1: Discuss the limitations of BMI measurement.
BMI (Body Mass Index) is a standard for measuring the level of obesity and the associated risks involved. BMI is calculated using a specific formula, the weight of a person in kilograms is divided by their height which is in meters squared (kg/m2).
Although accepted world-wide, the BMI does have certain limitations:
• BMI does not take age, sex, ethnicity or muscle mass into consideration which can affect the relationship between body fat and body mass index.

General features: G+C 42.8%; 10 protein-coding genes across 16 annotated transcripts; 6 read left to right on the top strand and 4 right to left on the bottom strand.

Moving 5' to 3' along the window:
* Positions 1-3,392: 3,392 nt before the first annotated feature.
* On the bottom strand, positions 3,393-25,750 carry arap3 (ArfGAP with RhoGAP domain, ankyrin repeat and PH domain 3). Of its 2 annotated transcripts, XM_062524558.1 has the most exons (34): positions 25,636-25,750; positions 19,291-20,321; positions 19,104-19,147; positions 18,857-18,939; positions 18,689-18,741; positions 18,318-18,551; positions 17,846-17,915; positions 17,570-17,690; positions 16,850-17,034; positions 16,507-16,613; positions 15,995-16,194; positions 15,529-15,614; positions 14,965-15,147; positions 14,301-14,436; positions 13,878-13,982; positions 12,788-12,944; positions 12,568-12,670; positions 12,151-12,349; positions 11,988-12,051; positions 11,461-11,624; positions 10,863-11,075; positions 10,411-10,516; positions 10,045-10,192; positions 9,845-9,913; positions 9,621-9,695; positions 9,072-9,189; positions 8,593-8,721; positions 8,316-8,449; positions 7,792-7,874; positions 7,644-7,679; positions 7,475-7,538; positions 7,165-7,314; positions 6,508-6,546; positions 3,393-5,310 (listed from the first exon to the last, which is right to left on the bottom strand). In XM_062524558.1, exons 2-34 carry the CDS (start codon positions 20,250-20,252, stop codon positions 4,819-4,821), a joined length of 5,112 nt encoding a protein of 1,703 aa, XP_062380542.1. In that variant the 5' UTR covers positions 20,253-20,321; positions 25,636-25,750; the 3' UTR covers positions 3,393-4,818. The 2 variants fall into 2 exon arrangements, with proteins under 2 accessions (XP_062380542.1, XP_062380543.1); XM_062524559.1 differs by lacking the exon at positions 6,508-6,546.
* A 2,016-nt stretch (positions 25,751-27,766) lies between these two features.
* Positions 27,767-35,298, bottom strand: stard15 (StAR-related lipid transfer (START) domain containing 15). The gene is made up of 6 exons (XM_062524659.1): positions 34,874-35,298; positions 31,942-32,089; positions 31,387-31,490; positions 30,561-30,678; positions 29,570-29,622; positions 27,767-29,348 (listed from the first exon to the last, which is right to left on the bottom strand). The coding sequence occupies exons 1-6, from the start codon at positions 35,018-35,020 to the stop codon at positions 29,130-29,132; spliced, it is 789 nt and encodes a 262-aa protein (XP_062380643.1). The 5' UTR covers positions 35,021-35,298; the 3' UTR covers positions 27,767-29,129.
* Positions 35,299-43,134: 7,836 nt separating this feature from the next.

• Body build and proportion are not taken into account and thus various degrees of body fat can be found for the same BMI. Weight associated with muscle and that associated with fat is not taken into consideration using the BMI measurement.
• BMI does not address the distribution of obesity (e.g. android vs gynoid shape) which is a better predictor of the co-morbidities associated with obesity.
• Unusual body proportions are not taken into account resulting in inaccurate representations of body fat e.g people with above average height may have a very low BMI whilst still being slightly overweight.